Gnaeus Marcius Coriolanus was a Roman general from the 5th c. BC.

Veturia at the Feet of Coriolanus by Gaspare Landi.

Siege of Corioli

Gnaeus Marcius came to fame as a young man serving in the army of the consul Postumus Cominius Auruncus in 493 BC during the siege of the Volscian town of Corioli.

While the Romans were focused on the siege, another Volscian force arrived from Antium and attacked the Romans and at the same time the soldiers of Corioli launched a sally. Gnaeus Marcius held watch at the time of the Volscian attack. He quickly gathered a small force of Roman soldiers to fight against the Volscians, who had sallied forth from Corioli. Not only did he repel the enemy, but he also charged through the town gates and then began setting fire to some of the houses bordering the town wall. The citizens of Corioli cried out and the whole Volscian force was dispirited and was defeated by the Romans. The town was captured, and Gnaeus Marcius gained the cognomen Coriolanus.

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Veturia and Volumnia begging Coriolanus, painting by Nicolas Poussin.

Conflict and Exile

In 491 BC, two years after Coriolanus’ victory over the Volscians, Rome was recovering from a grain shortage. A significant quantity of grain was imported from Sicily and the senate debated the manner in which it should be distributed to the common people. Coriolanus advocated that the provision of grain should be dependent upon the reversal of the pro-plebeian political reforms arising from the First Secession of the Plebs in 494 BC.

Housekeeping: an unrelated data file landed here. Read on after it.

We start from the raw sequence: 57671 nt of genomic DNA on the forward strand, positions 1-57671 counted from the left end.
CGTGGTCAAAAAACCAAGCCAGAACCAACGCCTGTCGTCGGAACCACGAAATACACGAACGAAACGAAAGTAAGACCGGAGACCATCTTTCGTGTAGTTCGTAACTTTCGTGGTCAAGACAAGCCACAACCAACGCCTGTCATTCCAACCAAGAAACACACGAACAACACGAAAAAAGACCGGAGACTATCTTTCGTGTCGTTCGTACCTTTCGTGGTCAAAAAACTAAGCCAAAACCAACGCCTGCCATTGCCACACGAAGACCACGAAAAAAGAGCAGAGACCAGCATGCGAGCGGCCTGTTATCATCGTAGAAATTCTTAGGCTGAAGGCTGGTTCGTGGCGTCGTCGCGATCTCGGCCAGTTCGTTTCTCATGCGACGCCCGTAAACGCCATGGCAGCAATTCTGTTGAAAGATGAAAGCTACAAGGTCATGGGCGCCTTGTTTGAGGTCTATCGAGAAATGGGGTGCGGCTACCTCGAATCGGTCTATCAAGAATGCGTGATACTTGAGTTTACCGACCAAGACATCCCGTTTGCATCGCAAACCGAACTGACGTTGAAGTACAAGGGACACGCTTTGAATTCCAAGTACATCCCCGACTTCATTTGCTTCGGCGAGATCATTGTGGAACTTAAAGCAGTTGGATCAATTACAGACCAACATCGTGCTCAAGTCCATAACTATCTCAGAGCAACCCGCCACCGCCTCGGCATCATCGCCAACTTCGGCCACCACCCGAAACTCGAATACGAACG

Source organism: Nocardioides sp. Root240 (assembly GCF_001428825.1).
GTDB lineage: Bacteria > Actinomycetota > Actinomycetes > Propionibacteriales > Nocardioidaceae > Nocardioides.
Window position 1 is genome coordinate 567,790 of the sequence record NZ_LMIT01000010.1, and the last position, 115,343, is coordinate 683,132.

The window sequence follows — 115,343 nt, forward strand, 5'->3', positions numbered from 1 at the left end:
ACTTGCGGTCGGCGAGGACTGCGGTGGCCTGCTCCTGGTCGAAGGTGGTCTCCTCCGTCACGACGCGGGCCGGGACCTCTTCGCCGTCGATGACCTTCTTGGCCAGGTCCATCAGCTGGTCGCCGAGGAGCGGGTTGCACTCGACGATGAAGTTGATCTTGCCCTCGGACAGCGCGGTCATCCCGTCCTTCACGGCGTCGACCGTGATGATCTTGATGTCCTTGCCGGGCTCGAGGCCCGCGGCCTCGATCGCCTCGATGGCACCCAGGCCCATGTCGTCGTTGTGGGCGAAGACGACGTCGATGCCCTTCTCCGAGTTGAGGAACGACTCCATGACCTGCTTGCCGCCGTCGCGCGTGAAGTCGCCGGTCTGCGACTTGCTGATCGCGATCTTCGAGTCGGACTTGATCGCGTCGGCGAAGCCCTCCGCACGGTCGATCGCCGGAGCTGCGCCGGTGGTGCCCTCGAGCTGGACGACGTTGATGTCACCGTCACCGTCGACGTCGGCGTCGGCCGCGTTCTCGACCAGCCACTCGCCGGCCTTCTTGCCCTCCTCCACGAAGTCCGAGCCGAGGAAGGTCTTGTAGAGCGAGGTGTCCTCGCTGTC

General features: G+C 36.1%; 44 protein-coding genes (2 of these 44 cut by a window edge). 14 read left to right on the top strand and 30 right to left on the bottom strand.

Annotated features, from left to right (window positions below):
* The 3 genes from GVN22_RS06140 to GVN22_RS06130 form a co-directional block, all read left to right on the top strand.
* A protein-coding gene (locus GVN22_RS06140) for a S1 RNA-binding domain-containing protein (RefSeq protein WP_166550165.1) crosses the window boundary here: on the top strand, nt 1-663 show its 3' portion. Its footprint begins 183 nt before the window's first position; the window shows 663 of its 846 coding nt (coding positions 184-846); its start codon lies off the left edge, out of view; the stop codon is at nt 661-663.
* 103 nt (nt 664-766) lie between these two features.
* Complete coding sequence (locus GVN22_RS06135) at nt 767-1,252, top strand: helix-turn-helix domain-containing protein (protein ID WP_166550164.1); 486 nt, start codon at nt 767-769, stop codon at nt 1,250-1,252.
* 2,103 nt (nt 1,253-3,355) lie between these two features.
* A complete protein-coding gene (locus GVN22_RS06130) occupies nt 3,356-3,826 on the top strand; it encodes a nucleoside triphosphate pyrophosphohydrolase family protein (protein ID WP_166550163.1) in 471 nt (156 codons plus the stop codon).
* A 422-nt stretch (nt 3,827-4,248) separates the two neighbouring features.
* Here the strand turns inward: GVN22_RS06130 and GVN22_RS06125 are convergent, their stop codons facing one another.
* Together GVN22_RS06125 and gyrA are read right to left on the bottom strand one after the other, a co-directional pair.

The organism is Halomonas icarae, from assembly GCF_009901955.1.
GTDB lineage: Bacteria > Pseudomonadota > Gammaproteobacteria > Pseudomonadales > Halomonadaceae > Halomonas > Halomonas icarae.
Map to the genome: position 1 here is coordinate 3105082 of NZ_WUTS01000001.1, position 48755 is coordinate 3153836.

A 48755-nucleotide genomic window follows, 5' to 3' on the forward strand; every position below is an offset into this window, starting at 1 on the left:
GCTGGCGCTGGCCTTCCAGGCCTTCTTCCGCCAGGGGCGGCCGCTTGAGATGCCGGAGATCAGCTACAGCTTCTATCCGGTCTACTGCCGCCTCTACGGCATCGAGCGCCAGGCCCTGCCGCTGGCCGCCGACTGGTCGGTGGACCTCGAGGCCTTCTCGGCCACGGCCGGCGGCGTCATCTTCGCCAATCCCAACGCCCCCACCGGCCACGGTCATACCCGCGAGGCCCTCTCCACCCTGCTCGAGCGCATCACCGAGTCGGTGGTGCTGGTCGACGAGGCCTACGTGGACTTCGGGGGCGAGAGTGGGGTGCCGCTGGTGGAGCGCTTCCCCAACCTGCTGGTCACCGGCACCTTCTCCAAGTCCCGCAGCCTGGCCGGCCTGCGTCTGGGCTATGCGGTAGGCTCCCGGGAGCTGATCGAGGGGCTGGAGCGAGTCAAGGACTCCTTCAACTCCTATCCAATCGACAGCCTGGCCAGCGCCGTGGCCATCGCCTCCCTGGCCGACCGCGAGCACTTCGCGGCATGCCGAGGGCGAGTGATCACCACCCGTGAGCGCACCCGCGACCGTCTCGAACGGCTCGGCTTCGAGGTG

The senate thought Coriolanus’ proposal was too harsh. The populace were incensed at Coriolanus’ proposal and the tribunes put him on trial. The senators argued for the acquittal of Coriolanus or at the least a merciful sentence. Coriolanus refused to attend on the day of his trial, and he was convicted.

Defection to the Volsci

Coriolanus fled into exile with the Volsci. He was received and treated kindly, and resided with the Volscian leader Attius Tullus Aufidius. Coriolanus and Aufidius then persuaded the Volscians to break their truce with Rome and raise an army to invade Roman territory.

Coriolanus and Aufidius led the Volscian army against Roman towns, colonies and allies. Roman colonists were expelled from Circeii. They then retook the former Volscian towns of Satricum, Longula, Pollusca and Corioli. Then the Volscian army took Lavinium, then Corbio, Vitellia, Trebia, Lavici and Pedum.

From there the Volscian army marched on Rome and besieged it.

The consuls, Sp. Nautius Rutilus and S. Furius Medullinus Fusus, readied the defences of the city. But the plebeians implored them to sue for peace. The senate was convened and it was agreed to send supplicants to the enemy. Initially ambassadors were sent but Coriolanus sent back a negative response. The ambassadors were sent to the Volsci a second time but were refused entry to the enemy camp. Next priests, in their regalia, were sent by the Romans, but achieved nothing more than the ambassadors had.

Then Coriolanus’ mother, Veturia, his wife, Volumnia, and his two sons, together with the matrons of Rome, went out to the Volscian camp and implored Coriolanus to cease his attack on Rome. Coriolanus was overcome by their pleas and moved the Volscian camp back from the city, ending the siege. Rome honoured the service of these women by the erection of a temple dedicated to Fortuna.

The Mother of Coriolanus pleads for her son.

Coriolanus was then driven into exile by the Volsci.

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